Senate Fails to Override Trump Veto of Yemen Bill

Senate Fails to Override Trump Veto of Yemen Bill

May 2, 2019, 7:09 PM

Senate Fails to Override Trump Veto of Yemen Bill

FILE - Sen. Mike Lee, R-Utah, with Sens. Bernie Sanders, I-Vt., left, and Chris Murphy, D-Conn., speaks in Washington, Jan. 30, 2019, on reintroduction of a resolution to end U.S. support for the war in Yemen. On May 2, 2019, the Senate failed to override a presidential veto.
FILE – Sen. Mike Lee, R-Utah, with Sens. Bernie Sanders, I-Vt., left, and Chris Murphy, D-Conn., speaks in Washington, Jan. 30, 2019, on reintroduction of a resolution to end U.S. support for the war in Yemen. On May 2, 2019, the Senate failed to override a presidential veto.

The U.S. Senate on Thursday failed to override President Donald Trump's veto of a bill demanding the U.S. stop supporting the Saudi coalition fighting in Yemen.
The vote was 53 to 45 in favor, but it fell short of the two-thirds majority needed to pass in the 100-member Senate.
Both the House and Senate passed the bill earlier this year despite Trump's promise to veto.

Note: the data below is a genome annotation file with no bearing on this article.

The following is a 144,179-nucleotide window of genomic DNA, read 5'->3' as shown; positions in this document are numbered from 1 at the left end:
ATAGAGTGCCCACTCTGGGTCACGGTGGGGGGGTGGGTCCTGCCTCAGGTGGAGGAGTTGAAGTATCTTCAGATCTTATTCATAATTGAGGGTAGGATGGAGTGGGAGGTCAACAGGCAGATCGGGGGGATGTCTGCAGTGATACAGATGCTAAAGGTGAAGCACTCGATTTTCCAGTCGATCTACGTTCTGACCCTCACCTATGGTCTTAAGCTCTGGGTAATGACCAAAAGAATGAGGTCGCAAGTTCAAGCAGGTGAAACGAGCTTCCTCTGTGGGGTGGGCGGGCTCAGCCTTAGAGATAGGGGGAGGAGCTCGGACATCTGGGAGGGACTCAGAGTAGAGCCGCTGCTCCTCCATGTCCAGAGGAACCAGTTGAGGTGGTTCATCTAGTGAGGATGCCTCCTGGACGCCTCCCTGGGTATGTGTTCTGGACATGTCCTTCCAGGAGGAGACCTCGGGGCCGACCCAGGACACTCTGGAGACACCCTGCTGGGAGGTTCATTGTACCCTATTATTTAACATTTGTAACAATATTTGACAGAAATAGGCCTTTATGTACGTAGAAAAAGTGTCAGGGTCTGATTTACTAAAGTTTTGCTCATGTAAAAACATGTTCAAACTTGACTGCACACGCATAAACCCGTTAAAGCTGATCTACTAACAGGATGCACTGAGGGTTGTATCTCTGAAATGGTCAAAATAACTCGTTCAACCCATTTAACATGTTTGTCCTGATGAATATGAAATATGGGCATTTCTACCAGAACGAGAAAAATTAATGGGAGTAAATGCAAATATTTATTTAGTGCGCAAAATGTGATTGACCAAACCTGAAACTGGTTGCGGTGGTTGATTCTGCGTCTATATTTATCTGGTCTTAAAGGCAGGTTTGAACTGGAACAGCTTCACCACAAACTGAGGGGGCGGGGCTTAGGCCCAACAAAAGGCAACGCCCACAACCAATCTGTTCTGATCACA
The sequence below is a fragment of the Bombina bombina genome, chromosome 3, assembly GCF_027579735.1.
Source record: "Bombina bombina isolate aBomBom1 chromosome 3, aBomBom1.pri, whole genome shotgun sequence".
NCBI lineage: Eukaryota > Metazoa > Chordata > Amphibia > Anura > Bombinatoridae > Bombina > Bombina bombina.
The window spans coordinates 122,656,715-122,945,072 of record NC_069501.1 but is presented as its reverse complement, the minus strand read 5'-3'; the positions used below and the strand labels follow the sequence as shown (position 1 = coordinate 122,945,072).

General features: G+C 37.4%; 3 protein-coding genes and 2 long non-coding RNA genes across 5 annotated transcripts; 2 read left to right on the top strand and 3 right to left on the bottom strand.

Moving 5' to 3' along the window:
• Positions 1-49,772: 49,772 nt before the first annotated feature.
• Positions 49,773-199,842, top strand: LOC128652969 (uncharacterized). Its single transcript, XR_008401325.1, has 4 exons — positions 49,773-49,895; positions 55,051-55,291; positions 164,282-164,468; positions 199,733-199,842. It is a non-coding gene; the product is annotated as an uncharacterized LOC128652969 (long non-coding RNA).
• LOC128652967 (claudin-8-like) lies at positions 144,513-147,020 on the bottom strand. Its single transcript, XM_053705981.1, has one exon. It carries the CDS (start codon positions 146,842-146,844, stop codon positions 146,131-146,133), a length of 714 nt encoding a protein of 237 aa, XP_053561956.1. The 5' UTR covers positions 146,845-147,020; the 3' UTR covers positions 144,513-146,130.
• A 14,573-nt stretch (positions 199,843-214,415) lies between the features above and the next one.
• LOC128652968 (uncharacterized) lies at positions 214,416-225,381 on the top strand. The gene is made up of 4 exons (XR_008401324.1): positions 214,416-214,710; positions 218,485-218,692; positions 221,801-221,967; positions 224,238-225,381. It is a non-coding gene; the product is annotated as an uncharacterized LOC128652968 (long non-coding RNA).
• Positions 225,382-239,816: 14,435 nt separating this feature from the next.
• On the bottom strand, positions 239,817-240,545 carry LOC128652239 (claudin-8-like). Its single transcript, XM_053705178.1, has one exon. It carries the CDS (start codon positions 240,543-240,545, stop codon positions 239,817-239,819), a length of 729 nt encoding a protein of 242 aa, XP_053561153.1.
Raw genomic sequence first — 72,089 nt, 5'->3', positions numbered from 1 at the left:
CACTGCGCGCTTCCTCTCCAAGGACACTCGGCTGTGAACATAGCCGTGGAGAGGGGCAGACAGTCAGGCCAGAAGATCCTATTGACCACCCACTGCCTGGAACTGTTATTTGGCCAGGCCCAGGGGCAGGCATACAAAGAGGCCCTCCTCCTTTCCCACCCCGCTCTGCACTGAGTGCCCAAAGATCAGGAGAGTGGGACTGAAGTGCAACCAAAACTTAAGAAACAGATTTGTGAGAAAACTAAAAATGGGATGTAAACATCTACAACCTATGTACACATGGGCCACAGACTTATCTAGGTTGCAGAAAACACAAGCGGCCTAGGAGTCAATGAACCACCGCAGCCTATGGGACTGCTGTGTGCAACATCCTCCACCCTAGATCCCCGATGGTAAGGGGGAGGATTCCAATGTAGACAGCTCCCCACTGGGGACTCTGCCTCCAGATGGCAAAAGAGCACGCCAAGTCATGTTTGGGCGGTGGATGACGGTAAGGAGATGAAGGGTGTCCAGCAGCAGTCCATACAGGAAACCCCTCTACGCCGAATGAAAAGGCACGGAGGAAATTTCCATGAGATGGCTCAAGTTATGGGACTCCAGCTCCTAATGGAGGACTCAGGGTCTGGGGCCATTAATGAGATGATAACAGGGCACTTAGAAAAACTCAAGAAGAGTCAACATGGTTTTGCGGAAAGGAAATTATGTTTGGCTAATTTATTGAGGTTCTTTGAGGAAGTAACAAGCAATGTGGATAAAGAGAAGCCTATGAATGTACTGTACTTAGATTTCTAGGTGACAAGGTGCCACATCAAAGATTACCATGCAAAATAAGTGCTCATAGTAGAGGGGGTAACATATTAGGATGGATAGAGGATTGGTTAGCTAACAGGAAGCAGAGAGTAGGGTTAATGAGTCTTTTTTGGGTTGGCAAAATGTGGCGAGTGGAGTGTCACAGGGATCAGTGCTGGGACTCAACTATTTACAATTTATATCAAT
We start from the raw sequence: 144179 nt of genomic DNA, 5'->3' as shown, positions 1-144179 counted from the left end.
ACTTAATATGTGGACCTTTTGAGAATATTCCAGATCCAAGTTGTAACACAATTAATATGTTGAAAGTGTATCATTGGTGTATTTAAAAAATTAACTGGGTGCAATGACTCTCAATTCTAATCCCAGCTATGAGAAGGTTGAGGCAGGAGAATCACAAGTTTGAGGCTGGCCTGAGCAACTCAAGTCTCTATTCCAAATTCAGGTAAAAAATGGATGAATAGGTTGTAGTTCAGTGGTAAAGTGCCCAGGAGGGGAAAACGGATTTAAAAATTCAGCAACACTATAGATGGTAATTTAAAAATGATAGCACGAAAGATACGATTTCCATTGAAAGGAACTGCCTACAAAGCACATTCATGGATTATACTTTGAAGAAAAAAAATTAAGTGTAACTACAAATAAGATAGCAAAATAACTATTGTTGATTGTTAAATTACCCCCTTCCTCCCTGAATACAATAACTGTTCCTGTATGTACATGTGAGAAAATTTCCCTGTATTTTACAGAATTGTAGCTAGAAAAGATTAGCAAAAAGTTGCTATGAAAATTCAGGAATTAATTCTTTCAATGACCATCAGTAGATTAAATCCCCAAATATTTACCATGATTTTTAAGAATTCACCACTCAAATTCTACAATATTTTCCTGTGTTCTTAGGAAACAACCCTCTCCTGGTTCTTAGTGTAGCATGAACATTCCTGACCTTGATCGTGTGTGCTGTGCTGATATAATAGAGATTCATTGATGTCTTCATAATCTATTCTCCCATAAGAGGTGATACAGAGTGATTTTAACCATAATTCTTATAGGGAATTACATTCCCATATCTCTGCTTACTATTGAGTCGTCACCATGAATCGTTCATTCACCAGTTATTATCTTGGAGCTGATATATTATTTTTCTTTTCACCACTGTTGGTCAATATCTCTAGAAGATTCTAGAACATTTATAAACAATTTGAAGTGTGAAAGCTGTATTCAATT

The bill marked the first time in history that Congress invoked the 1973 War Powers Act, which says a president cannot involve U.S. forces in a foreign conflict without lawmakers' consent.
The U.S. supplies intelligence and other support to the Saudi-led coalition trying to push Iranian-backed Houthi rebels out of Yemen.
Opponents of the bill said the act did not apply because the U.S. forces were not involved in combat in Yemen.
But its Senate supporters — including sponsors Republican Mike Lee of Utah and independent Bernie Sanders of Vermont — said the U.S. has been helping a foreign power bomb innocent civilians.
Saudi airstrikes targeting the Houthis have hit civilian neighborhoods in Yemen, killing thousands. A U.S.-supplied missile fired by the Saudis struck a school bus near Sanaa last year, killing 40 children.
Along with the bloodshed in Yemen, many lawmakers are upset at Trump's tepid reaction to the killing of U.S.-based Saudi journalist Jamal Khashoggi.
He was killed inside the Saudi Consulate in Istanbul in October, allegedly at the behest of the Saudi crown prince because of his criticism of the royal family. Khashoggi's body has not been found.
The Trump administration has pointed out that Saudi Arabia is a valuable and essential U.S. ally in the Middle East and an enemy of Iran.

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